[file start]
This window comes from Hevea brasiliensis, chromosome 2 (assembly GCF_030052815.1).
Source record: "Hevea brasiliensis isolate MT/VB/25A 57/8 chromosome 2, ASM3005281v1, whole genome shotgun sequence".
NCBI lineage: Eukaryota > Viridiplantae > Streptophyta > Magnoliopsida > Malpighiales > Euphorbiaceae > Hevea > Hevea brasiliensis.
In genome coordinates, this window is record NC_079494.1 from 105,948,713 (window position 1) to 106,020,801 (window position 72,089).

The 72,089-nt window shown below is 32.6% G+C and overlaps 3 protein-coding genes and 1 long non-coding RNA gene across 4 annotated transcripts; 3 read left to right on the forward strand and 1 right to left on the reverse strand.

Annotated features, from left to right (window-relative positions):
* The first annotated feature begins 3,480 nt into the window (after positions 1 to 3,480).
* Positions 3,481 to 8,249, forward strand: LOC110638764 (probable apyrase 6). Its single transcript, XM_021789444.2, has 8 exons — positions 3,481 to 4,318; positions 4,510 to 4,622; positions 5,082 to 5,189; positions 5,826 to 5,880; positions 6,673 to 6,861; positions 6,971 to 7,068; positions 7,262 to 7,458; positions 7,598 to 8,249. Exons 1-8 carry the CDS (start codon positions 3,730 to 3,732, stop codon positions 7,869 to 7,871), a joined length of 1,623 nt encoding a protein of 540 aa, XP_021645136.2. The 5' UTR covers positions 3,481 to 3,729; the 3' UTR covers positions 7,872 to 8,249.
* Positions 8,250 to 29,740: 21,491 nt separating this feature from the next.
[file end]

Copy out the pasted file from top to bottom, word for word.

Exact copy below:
This window comes from Hevea brasiliensis, chromosome 2 (assembly GCF_030052815.1).
Source record: "Hevea brasiliensis isolate MT/VB/25A 57/8 chromosome 2, ASM3005281v1, whole genome shotgun sequence".
NCBI lineage: Eukaryota > Viridiplantae > Streptophyta > Magnoliopsida > Malpighiales > Euphorbiaceae > Hevea > Hevea brasiliensis.
In genome coordinates, this window is record NC_079494.1 from 105,948,713 (window position 1) to 106,020,801 (window position 72,089).

The 72,089-nt window shown below is 32.6% G+C and overlaps 3 protein-coding genes and 1 long non-coding RNA gene across 4 annotated transcripts; 3 read left to right on the forward strand and 1 right to left on the reverse strand.

Annotated features, from left to right (window-relative positions):
* The first annotated feature begins 3,480 nt into the window (after positions 1 to 3,480).
* Positions 3,481 to 8,249, forward strand: LOC110638764 (probable apyrase 6). Its single transcript, XM_021789444.2, has 8 exons — positions 3,481 to 4,318; positions 4,510 to 4,622; positions 5,082 to 5,189; positions 5,826 to 5,880; positions 6,673 to 6,861; positions 6,971 to 7,068; positions 7,262 to 7,458; positions 7,598 to 8,249. Exons 1-8 carry the CDS (start codon positions 3,730 to 3,732, stop codon positions 7,869 to 7,871), a joined length of 1,623 nt encoding a protein of 540 aa, XP_021645136.2. The 5' UTR covers positions 3,481 to 3,729; the 3' UTR covers positions 7,872 to 8,249.
* Positions 8,250 to 29,740: 21,491 nt separating this feature from the next.